Tate and Unilever today announced that Tacita Dean will undertake the twelfth commission in The Unilever Series for the Turbine Hall at Tate Modern. The work will be unveiled on 11 October 2011.
Tacita Dean is one of the most respected artists working today. Her practice encompasses artist’s books, drawing, found objects, photography and sound installations, but she is best known for her use of 16mm film. Dean’s films act as depictions or portraits rather than conventional narratives, capturing fleeting natural light or subtle shifts in movement. Her film Banewl 1999 charts the effect of a solar eclipse on a farm in Cornwall, while Disappearance at Sea 1996 documents the transition from day to dusk as a lighthouse near Berwick-upon-Tweed becomes illuminated. In these works, her static camera positions and long takes allow events to unfold unhurriedly. Other works have attempted to reconstruct events from memories and remnants, such as recording a journey to find Robert Smithson’s Spiral Jetty or examining Donald Crowhurst’s thwarted attempt to circumnavigate the world.
Dean’s interest in the cinematic also extends to her work in other media. Works such as Foley Artist 1996 use analogue equipment as a prop to conceal a digital installation, creating an imaginary soundtrack through its sound effects. Her series of works on paper The Russian Ending 2001 borrows its title from the early Danish cinema tradition of making two alternate endings for a film: one happy for the American market and one tragic for the Russian market. The work consists of a series of etchings based on found postcards of catastrophes, which Dean annotated with handwritten cinematic notations.
Many of Dean’s works demonstrate the ways in which architectural space can be captured and transformed by the camera lens. These effects can be seen in Craneway Event 2009, the most recent in her series of film ‘portraits’. This work follows the choreographer Merce Cunningham (1919–2009) and his dance company rehearsing over three days in a former Ford assembly plant in California, designed by the architect Albert Kahn. Built of glass and steel and overlooking the San Francisco Bay, Dean’s film allows the ever-changing light of this environment to fall in rhythm with the dancers’ movements.
Tacita Dean was born in Canterbury in 1965. She studied at the Falmouth School of Art, the Supreme School of Fine Art in Athens and the Slade School of Fine Art in London. She now lives and works in Berlin and has exhibited her work around the world, including at Hugh Lane Gallery, Dublin; Schaulager, Basel; Tate Britain, London and Musée d’Art Moderne de la Ville de Paris. Dean was nominated for the Turner prize in 1998 and was awarded the Hugo Boss Prize in 2006 and the Kurt Schwitters Prize in 2009. She also participated in the Venice Biennale in 2003 and 2005.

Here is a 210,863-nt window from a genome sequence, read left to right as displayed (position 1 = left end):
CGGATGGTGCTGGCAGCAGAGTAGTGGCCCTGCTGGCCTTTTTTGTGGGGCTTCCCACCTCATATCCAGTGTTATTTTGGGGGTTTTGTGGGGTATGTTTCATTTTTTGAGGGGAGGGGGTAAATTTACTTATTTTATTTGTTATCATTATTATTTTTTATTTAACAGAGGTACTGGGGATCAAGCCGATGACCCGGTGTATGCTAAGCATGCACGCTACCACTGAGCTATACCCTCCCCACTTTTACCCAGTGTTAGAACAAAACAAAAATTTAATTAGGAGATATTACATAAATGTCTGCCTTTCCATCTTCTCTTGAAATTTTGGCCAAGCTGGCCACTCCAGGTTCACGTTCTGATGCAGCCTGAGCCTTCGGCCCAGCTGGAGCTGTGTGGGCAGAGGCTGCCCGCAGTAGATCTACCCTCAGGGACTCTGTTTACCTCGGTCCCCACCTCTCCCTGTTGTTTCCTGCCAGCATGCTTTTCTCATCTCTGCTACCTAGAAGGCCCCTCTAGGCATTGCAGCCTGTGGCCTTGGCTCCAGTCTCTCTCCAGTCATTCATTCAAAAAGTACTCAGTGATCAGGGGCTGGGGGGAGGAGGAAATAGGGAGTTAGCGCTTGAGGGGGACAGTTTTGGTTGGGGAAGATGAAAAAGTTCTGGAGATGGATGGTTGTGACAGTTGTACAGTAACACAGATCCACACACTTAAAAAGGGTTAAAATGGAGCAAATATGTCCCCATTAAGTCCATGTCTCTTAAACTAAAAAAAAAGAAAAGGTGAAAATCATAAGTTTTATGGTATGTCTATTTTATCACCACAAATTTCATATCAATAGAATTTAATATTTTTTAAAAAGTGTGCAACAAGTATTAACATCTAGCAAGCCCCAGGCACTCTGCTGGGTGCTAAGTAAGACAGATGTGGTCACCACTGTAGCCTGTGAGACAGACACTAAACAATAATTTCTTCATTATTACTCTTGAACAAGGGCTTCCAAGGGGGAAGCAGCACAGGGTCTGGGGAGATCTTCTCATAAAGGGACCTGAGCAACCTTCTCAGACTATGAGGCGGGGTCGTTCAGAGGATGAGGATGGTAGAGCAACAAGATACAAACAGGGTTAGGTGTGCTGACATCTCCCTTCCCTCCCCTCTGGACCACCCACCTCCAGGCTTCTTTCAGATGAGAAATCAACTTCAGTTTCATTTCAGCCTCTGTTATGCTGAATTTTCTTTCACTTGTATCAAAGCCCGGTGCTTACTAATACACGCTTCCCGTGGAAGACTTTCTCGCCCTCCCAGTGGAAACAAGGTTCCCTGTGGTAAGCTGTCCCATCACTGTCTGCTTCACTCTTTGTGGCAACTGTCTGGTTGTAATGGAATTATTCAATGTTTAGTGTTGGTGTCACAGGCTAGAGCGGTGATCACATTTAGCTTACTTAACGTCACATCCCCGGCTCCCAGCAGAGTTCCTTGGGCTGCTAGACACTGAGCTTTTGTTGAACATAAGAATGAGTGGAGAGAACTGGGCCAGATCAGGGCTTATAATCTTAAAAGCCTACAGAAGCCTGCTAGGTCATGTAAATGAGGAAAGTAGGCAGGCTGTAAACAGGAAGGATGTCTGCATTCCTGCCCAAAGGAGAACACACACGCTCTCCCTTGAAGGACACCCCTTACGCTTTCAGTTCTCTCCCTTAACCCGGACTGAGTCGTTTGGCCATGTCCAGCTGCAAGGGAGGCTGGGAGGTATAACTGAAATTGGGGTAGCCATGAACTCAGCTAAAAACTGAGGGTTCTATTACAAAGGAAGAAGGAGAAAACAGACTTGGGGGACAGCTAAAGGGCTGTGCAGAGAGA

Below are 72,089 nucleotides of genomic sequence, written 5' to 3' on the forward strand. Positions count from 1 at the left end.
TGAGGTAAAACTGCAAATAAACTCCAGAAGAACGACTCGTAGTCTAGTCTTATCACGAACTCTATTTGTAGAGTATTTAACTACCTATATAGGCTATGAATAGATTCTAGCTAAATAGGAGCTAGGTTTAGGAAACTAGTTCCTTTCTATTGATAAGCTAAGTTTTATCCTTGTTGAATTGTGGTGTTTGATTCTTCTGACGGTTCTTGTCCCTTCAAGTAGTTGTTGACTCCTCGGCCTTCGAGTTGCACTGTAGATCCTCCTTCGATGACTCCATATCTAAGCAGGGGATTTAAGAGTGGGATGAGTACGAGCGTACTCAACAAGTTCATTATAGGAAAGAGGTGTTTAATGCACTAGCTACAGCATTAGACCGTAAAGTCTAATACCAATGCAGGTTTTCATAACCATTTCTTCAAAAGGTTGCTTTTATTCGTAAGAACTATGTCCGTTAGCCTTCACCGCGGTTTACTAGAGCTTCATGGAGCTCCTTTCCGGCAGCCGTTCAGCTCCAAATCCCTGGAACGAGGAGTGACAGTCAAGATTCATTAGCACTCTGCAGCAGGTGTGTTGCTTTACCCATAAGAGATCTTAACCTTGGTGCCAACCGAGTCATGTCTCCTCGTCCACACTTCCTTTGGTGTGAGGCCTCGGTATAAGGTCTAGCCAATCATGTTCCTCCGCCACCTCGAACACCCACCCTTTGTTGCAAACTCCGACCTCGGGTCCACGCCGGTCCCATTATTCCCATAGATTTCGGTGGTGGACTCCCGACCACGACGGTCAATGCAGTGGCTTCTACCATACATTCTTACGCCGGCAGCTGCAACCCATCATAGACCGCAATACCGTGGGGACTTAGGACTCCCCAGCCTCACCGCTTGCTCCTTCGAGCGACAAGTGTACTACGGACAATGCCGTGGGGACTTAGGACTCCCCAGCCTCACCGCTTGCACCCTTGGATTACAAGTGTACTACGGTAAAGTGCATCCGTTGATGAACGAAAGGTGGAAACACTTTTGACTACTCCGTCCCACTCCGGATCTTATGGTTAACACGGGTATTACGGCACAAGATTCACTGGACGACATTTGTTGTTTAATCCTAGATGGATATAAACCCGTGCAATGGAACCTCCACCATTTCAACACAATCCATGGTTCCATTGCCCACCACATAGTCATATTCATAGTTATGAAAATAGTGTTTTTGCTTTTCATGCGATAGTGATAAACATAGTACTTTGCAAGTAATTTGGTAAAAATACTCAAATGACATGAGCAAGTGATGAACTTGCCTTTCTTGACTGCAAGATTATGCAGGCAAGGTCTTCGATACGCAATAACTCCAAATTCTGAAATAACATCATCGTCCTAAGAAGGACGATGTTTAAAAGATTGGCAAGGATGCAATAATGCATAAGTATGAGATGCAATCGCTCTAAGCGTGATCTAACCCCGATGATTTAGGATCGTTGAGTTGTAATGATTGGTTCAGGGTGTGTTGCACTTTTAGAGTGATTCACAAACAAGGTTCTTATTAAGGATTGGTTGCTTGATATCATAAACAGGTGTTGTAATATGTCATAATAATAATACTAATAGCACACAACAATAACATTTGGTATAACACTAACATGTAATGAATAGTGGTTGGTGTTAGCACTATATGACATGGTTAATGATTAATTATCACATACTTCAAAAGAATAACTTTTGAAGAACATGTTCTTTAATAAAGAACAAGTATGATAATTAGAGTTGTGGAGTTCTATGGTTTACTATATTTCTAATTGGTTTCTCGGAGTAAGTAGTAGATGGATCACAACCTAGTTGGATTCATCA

The Unilever Series: Tacita Dean is curated by Nicholas Cullinan, Curator of International Modern Art, Tate Modern, assisted by Iria Candela, Assistant Curator, Tate Modern.
Sheena Wagstaff, Chief Curator, Tate Modern said:
Tacita Dean has created some of the most fascinating and elegiac works of recent years. Her interest in light, space and history, as well as her keen sense of the cinematic and the sublime, make her a perfect choice for The Unilever Series. We look forward to seeing how she responds to the architecture and space of Tate Modern’s Turbine Hall in October 2011.
Keith Weed, Chief Marketing and Communications Officer, Unilever plc said:
Unilever is delighted that Tate has asked Tacita Dean to become the twelfth artist in The Unilever Series. Since The Unilever Series began in 2000, over 25 million people have experienced some truly remarkable and original installations. We look forward to the unveiling of Tacita’s commission in October 2011, which will no doubt capture the imagination of the public.
Notes to Editor
The Unilever Series of annual commissions was launched in 2000 when Tate Modern opened with Louise Bourgeois’s I Do, I Undo, I Redo. The Spanish artist Juan Muñoz was the second artist commissioned in 2001 with Double Bind, and the first British artist was Anish Kapoor with Marsyas in 2002. Olafur Eliasson’s Weather Project illuminated the Turbine Hall in 2003 and Bruce Nauman’s mesmerising sound installation Raw Materials opened in October 2004. In 2005 Rachel Whiteread created her installation EMBANKMENT, followed by Carsten Höller’s interactive spiralling slides Test Site in 2006. In 2007 Doris Salcedo’s Shibboleth dramatically broke open the floor of the Turbine Hall, while Dominique Gonzalez-Foerster’s TH.2058 transformed the Turbine Hall into a futuristic shelter in 2008. Miroslaw Balka created the eerie How It Is in 2009, a vast steel chamber with a pitch black interior, and this year Ai Weiwei created Sunflower Seeds, a landscape of over 100 million hand-made porcelain replicas of seeds.
Unilever’s sponsorship of The Unilever Series at Tate Modern began in 2000 and has been extended until 2012. The Unilever Series has inspired over 25 million visitors to Tate Modern. The commission is also the basis for cultural exchange thanks to the success of The Unilever Series: turbinegeneration. Launched in 2009, turbinegeneration is an online education project linking schools across the globe. 30 countries will be taking part in the project by 2012. The Unilever Series and the associated education programme reflect Unilever’s commitment to inspirational and thought-provoking art.